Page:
New Brunswick labour unions are strongly encouraged to support local political action to ensure a legislative agenda that benefits working people and their families and reflect the needs of the majority of Canadians.
It is held that right wing media and politicians condemn political activism by labour but look upon political involvement by business as selfless civic duty. Economic shifts toward globalization are changing the nature of business with practices such as out-sourcing and technology-intensive employment eroding traditional resource-based and industrial manufacturing enterprises.
Across the country, government policies favouring the privatization of public utilities and social services such as health care, education, garbage collection, drinking water purification and care of the elderly not only threaten union jobs, but private bottom-line thinking risks the lives and safety of all citizens. They maintain that public services are both more efficient and less costly than private services.
In 2004, the Canadian Parliament adopted Bill C-24 to reform election finance laws. the bill prevents unions and corporations from making large financial contributions to political parties. Labour leaders advised that although the new law limits financial support for corporate Canada's favoured Liberal and Conservative parties, it also limit's worker's abilities to support their traditional political ally, the New Democratic Party (NDP).
Union members are now encouraged to exercise their right to political participation outside of election time, exercise their collective voice and participate in greater numbers to influence political platforms, politicians and government policy. Electoral reform initiatives such as proportional representation and vote swapping are being given some consideration, although leaders have yet to agree on a model that would best serve workers and their families.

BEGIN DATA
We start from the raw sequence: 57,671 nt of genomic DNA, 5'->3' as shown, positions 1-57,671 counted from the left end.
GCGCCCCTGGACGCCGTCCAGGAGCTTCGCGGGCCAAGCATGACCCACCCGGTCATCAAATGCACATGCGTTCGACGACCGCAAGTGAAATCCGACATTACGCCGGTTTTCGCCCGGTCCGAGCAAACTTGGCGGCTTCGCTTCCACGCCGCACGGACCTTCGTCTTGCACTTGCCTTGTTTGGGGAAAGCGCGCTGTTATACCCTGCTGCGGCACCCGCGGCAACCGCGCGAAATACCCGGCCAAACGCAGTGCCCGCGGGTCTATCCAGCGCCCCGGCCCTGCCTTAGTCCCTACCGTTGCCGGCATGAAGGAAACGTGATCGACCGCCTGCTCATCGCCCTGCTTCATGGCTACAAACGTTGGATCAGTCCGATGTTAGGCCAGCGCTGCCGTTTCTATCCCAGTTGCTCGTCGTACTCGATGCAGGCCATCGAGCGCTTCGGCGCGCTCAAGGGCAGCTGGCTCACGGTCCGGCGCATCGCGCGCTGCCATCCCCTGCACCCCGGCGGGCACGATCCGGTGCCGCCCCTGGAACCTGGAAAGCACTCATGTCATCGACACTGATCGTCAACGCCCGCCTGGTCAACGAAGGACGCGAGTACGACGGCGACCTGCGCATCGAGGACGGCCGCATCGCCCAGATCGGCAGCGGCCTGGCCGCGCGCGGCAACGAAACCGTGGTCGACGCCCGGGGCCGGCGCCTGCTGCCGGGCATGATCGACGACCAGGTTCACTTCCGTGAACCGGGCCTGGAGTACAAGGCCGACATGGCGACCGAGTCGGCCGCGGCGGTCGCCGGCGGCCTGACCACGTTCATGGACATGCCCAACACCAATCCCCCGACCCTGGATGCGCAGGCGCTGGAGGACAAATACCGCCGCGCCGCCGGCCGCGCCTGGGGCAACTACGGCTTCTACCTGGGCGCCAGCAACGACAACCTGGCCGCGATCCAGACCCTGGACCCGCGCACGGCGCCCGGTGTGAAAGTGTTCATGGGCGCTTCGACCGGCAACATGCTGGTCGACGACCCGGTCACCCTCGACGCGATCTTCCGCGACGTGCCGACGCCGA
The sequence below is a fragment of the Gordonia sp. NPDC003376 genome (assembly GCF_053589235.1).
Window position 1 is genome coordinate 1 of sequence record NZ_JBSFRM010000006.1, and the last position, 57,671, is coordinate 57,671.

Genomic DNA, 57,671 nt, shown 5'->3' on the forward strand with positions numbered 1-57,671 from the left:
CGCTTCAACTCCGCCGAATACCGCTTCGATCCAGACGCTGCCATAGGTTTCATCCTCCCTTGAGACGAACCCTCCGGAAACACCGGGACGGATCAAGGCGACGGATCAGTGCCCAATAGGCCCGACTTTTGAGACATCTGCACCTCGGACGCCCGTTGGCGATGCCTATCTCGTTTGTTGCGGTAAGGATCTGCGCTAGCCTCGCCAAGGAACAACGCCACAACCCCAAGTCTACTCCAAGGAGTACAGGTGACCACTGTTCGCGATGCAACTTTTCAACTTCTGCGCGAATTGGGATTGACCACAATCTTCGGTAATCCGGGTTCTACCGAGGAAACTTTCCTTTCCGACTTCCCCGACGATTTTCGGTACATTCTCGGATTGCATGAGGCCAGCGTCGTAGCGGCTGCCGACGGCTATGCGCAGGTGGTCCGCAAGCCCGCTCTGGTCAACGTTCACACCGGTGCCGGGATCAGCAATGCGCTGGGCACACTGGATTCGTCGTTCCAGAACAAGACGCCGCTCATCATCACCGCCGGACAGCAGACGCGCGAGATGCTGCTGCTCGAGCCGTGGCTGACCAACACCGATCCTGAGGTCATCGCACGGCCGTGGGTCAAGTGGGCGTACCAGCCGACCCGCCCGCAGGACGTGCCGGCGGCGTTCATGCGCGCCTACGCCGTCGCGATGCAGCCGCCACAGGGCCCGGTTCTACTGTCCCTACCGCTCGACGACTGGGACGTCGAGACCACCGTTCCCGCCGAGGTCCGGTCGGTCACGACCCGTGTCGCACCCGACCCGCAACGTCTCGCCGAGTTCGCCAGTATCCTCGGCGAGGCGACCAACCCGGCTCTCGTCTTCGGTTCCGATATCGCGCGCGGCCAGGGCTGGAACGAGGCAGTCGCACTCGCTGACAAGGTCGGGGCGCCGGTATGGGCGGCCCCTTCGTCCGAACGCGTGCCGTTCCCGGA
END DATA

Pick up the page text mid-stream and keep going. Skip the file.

The Canadian Labour Congress urges its affiliates in New Brunswick to focus their political involvement in four areas of activism:
- co-ordinated non-partisan political action strategies during elections
- issue-based election campaigns to help their members make better choices in elected representatives
- ensure the accountability of elected representatives through advocacy and lobbying
- connecting with federal and regional electoral politics - support union members or community activists as candidates for elected office with candidate training, strategic analysis, recruitment of organizers and internet-based campaigns.
References for further study
Reinventing Unions By Stephen A. Herzenberg, John A. Alic, and Howard Wial Labor unions have an important role in the New Economy. In the industrial era, unions negotiated work rules, while managers did the thinking. New union leaders are equipping workers with relevant skills and more flexible organizations.
What Works: Boosting Clothing Workers By Bruce Herman and Linda Dworak America's unions are taking the lead in launching a host of what are called High Road Partnerships that build alliances with employers and their communities. One of the most successful and oldest is the New York-based Garment Industry Development Corporation (GIDC).]